Glenn Beck: The Roots of Obama's Rage



The Roots of Obama's Rage


by Dinesh D'Souza


GLENN: I saw an article in Forbes magazine a few days ago from Dinesh D'Souza, an extraordinarily bright man, an extraordinarily I mean, a guy who has in the past I have read some of his books and has captured, I think, the feeling and love of America, like very few people can. And I'm reading this article from him in Forbes magazine and quite honestly I'm reading it and going, yes, thank you, yes, somebody really gets it, and has a better handle on it than I think anybody else out there. It is an explanation of what is going on. The one thing that we haven't done is we haven't looked at the philosophy of Barack Obama. You can't make sense of what they're, what they're doing in Washington. None of it makes sense. None of it fits into the mold of the president of the United States or Democrats or Republicans. It just doesn't make sense. And when I was on after 8/28, and I got a lot of heat for this but again it's because people don't the people on the left don't want you to hear this message. Chris Wallace said, you know, you called the president a racist, blah, blah blah. And I said, poorly stated and almost I don't remember what exactly I said to him but almost infantile in its understanding of the president. I couldn't figure out what the president was doing and I missed the fact because I hadn't really looked into him. It becomes almost an illusion of racism. And it's not racism. It's anticolonialism. It is it's liberation theology, which is also in a way anticolonialism. It's Marxism in its roots. And when you understand these things, all of a sudden everything makes sense. When you understand and we did this how long ago? Eight months ago on television. His grandfather and his father, when you understand what they were doing, you all of a sudden can see Barack Obama and where he's going.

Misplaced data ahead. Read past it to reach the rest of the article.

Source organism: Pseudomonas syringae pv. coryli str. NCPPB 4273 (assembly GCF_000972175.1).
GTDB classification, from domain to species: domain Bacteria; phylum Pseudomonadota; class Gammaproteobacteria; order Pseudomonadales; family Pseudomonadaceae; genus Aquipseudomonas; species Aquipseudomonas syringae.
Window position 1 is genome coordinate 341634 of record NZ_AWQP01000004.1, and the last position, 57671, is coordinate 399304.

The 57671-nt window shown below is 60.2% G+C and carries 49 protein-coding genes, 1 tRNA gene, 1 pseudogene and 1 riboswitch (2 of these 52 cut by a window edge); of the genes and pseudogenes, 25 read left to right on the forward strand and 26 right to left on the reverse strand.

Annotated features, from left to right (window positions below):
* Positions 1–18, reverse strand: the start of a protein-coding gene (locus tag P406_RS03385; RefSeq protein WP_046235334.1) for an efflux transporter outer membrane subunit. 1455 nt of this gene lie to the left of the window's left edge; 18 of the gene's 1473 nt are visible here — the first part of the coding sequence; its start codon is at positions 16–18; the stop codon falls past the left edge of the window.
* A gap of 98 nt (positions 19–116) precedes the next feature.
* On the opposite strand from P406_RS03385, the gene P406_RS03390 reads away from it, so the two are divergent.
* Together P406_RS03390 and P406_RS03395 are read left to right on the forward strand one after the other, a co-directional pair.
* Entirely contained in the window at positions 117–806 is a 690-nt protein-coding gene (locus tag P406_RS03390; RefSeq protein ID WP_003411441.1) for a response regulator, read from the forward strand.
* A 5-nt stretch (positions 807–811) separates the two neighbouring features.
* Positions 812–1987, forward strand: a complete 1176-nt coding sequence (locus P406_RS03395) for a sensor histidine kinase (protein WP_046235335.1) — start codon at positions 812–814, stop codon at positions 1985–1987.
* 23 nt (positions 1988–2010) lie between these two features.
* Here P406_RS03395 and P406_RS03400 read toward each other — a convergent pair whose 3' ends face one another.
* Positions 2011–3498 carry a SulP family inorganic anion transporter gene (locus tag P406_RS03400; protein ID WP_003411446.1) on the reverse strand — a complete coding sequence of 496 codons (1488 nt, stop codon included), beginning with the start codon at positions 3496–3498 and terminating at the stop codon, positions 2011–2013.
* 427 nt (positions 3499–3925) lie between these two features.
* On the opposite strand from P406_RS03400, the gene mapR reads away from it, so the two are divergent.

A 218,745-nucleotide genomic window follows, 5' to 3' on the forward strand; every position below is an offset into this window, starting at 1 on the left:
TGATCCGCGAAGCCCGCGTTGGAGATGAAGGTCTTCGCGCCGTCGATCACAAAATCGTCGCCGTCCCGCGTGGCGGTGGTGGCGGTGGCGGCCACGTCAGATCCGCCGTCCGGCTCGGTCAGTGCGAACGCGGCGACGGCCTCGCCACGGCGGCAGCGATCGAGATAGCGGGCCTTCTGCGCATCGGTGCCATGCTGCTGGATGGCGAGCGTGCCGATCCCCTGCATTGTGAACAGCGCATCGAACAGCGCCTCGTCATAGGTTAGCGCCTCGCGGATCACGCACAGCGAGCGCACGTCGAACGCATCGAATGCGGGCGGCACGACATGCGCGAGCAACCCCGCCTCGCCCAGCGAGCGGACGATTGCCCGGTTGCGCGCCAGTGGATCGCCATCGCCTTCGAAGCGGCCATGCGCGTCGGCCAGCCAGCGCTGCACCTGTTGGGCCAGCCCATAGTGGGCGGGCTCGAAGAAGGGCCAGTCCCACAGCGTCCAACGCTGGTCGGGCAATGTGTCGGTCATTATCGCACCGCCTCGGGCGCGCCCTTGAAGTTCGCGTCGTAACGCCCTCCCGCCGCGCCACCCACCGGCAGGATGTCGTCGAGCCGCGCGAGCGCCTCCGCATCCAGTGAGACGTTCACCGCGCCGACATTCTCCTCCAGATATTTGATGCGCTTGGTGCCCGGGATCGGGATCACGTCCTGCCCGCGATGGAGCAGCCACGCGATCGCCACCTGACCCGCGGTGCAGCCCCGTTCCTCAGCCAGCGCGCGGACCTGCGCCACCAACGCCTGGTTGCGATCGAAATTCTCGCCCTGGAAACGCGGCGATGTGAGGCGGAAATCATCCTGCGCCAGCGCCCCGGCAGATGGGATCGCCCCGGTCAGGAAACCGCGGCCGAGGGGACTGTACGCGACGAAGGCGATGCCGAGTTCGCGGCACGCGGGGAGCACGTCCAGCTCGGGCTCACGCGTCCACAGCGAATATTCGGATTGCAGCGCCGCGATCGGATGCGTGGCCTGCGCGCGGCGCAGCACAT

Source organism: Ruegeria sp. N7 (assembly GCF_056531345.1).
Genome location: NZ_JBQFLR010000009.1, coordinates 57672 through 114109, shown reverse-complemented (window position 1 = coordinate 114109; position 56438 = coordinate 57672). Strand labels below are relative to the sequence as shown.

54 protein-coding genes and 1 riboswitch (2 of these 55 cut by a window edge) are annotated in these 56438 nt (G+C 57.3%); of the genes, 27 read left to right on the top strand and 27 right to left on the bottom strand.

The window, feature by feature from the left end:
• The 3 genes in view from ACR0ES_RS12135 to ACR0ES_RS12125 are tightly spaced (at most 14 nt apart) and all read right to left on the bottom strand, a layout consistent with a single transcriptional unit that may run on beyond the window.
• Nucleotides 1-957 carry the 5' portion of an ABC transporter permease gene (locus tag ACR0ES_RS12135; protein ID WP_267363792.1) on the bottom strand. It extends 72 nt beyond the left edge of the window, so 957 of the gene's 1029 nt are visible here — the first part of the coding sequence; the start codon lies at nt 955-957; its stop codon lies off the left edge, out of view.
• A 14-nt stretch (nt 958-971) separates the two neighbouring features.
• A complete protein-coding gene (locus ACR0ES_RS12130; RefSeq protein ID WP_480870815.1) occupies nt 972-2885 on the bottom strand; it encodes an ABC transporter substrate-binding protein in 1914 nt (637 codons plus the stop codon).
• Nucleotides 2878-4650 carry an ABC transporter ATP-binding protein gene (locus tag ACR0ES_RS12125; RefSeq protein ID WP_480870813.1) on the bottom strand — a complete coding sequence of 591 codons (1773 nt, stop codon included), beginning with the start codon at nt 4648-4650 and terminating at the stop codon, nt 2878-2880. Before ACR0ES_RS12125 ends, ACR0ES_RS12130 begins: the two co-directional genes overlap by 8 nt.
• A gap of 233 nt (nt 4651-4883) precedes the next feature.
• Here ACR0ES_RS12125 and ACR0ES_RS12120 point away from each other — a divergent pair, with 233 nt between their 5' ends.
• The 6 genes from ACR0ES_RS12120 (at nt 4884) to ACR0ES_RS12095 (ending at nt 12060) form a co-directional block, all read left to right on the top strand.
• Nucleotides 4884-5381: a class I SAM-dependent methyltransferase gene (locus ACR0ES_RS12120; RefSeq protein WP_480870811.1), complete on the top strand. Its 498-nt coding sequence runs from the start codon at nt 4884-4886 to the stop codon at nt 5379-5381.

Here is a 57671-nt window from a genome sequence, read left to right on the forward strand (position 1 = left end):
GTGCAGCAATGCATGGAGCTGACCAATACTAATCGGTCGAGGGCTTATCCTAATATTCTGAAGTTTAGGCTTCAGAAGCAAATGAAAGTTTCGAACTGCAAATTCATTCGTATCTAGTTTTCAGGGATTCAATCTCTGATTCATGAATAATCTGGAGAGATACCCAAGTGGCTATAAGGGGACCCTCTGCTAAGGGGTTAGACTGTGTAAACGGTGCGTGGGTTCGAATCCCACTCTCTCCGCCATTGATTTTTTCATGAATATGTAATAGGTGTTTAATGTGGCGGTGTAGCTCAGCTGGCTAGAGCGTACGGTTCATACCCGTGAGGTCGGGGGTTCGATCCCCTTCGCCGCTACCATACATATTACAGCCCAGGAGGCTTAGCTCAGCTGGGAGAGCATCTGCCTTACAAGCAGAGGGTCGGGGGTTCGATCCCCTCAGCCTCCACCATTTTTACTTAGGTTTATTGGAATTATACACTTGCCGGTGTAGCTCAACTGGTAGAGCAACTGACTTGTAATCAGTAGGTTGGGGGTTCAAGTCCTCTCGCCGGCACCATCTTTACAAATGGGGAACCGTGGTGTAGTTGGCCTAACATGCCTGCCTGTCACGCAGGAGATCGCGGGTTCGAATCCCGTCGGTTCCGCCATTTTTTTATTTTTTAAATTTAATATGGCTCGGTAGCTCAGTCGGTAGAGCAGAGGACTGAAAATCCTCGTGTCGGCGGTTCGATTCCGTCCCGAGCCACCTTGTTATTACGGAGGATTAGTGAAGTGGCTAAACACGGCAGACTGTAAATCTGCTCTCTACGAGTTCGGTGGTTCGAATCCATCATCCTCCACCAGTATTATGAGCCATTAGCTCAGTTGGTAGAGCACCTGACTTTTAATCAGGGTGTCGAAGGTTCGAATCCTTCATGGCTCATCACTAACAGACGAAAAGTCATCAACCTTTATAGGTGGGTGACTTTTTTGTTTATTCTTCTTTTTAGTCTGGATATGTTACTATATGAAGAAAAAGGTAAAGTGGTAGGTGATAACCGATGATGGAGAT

Well, Dinesh D'Souza has a book out, The Roots of Obama's Rage. And if it is anything I haven't read it yet and Dinesh is here with us. Hi, Dinesh, how are you, sir?

D'SOUZA: Hey, Glenn. Good to be on the show.

GLENN: Good to be with you. Pat and I read this article, we were carpooling the other day and he read it out loud and we were looking back and forth and we were looking at each other going, yes, yes.

PAT: That's it!

GLENN: Thank you, Dinesh. Is that what the whole book is about?

D'SOUZA: It is. The article is a little escargot. It's a little appetizer for the book, but there's just so much more in the book. And what's interesting is people are yelling and screaming about the article but they have no idea what's coming in the book in about three weeks.

GLENN: This comes out in about three weeks?

D'SOUZA: Yeah, the book can be preordered now but it will be in the stores in three weeks.

GLENN: I have to tell you, Dinesh, I have, I have not I've read a couple of books about Barack Obama and I don't ever finish them because they never get it right. I can guarantee you I will finish this book because you're on it. You are on it.

D'SOUZA: Well, it's my world. See, the thing is I'm an immigrant to America. I grew up in India. And as a young boy anticolonialism was in the air. My father, my grandfather, this was India became independent from the British in 1947. So this idea, the anticolonialist philosophy, which is the philosophy that the greedy, rapacious West is ripping off the poor countries, the idea that America is a rogue elephant in the world stampeding across the planet, consuming resources out of its share